In this article, we unpack an interview with Brandon DeWitt, head of workplace strategy at an industry-leading company. Brandon
Could you tell me a bit about yourself and your role?
Brandon: My background is interior design and as a workplace strategy change management consultant.
What is your organization’s current workplace philosophy?
Brandon Dewitt: At an executive level, we identified three main components to our workplace success. The first is our physical campus because it serves as our culture and community center. The second is flexibility, and finally is our people because they are our greatest asset.
We took our key drivers and then met with all of the business leaders in the company through the last year to define where, how, and when our people work.
That analysis gave us valuable info such as that our people are campus focused whether they are hybrid (meaning it’s a mix of campus and home), episodic remote (which means you can work anywhere in the US up to eight weeks a year), full-time remote (so you don’t have to work on campus) or whether they’re field employees.
So what we’re focused on now is understanding: What are peoples’ anticipated work, the activities they’re going to do when they come back to campus and how does our campus support that? We’re focusing on enabling them to craft agreements around social knowledge sharing and information exchange.
Essentially, we try to maximize and streamline the efficiency of how they work and collaborate.
The question that we are still asking ourselves is ‘how does the physical campus get reintroduced into that scenario?”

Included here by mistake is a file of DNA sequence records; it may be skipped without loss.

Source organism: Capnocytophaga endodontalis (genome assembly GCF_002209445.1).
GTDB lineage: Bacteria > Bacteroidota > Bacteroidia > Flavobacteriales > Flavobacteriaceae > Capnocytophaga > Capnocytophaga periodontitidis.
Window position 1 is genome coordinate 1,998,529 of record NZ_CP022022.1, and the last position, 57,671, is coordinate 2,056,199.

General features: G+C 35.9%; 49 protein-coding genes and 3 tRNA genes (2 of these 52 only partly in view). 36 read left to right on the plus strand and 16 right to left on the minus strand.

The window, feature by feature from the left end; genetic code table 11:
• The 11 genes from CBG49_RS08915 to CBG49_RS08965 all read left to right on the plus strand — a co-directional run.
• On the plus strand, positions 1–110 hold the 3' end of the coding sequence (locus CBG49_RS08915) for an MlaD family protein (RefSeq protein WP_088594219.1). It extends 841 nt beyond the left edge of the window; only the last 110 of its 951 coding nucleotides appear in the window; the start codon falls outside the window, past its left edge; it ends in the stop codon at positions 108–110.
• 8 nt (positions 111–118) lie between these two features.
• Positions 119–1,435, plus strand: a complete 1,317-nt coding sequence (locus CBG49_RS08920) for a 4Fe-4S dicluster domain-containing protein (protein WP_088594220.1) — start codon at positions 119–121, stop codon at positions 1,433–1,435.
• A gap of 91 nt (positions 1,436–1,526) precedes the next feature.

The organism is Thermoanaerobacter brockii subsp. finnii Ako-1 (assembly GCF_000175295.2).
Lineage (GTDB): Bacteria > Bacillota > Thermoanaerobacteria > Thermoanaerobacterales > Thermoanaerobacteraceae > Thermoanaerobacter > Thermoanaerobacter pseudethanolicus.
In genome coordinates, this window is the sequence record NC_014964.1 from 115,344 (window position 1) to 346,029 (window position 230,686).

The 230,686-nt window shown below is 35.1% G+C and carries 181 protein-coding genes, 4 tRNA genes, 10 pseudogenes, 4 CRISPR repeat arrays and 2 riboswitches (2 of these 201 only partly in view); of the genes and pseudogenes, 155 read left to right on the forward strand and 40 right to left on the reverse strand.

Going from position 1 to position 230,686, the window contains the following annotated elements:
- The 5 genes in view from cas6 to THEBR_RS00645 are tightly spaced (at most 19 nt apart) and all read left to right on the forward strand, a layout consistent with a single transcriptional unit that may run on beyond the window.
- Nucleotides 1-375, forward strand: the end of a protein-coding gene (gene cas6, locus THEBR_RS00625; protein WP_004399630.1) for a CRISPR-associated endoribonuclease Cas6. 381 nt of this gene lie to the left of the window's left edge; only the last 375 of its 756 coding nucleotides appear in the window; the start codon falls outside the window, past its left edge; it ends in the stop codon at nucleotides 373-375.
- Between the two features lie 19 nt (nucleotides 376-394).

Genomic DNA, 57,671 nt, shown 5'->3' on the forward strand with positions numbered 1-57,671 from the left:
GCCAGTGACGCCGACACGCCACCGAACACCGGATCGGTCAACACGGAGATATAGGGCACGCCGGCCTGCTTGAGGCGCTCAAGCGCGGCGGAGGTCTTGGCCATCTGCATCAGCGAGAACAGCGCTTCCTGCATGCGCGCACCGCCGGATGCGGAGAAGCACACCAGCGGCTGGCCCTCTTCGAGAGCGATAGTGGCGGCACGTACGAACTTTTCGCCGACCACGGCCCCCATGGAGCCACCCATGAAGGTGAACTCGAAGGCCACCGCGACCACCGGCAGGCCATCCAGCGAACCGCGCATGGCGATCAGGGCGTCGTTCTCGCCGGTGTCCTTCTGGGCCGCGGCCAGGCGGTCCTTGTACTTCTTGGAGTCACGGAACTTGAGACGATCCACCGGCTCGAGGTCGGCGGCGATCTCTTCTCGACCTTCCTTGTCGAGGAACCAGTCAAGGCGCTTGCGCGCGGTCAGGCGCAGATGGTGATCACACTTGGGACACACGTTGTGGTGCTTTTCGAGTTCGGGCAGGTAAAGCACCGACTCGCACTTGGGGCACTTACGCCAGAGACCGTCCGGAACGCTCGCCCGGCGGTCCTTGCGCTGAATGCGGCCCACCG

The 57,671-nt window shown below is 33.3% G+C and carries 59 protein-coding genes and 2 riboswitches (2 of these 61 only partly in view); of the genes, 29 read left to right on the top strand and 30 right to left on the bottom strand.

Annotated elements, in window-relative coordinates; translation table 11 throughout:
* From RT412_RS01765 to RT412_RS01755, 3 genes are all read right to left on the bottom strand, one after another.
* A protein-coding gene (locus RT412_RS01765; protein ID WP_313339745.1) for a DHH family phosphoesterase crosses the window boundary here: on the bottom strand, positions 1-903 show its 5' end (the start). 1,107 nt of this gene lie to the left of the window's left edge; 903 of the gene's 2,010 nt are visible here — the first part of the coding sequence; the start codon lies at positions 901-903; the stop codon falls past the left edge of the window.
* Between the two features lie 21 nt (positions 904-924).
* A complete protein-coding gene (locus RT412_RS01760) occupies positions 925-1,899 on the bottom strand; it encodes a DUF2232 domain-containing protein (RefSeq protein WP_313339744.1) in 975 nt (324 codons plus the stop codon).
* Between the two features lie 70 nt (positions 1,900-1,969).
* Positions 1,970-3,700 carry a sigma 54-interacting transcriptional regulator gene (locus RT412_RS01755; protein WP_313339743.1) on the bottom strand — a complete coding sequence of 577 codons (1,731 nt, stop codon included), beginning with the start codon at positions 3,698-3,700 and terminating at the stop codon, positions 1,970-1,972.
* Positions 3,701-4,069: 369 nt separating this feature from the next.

Currently, about half of our campus is dedicated to activity-based working. The other half is still a “traditional environment” (essentially, offices and cubicles).
Can you elaborate on how you plan to maximize space utilization?
Brandon: We take a neighborhood-based approach. Meaning it is team assigned but individually unassigned. Employees pick where they work based on what they need to do that day.
But we will wait through the first half of 2022 to make any drastic changes to how people are assigned to space or if we stop assigning offices and cubicles.
What does the ideal workspace look like for your organization?
Brandon: I think we’re constantly evolving, and I think the ideal workspace will include more shared spaces. ‘Shared’ as a way to connect people better and increase equity on campus
An ideal campus would be more equitable from a DEI (diversity, equity, and inclusion). An excellent place for businesses to start is by taking into consideration questions such as, “how are we building a workplace that is more supportive of neuro-diverse individuals?” and to create a place where they’ll feel welcome and be their best self; to be their kind of whole self when they’re at the campus.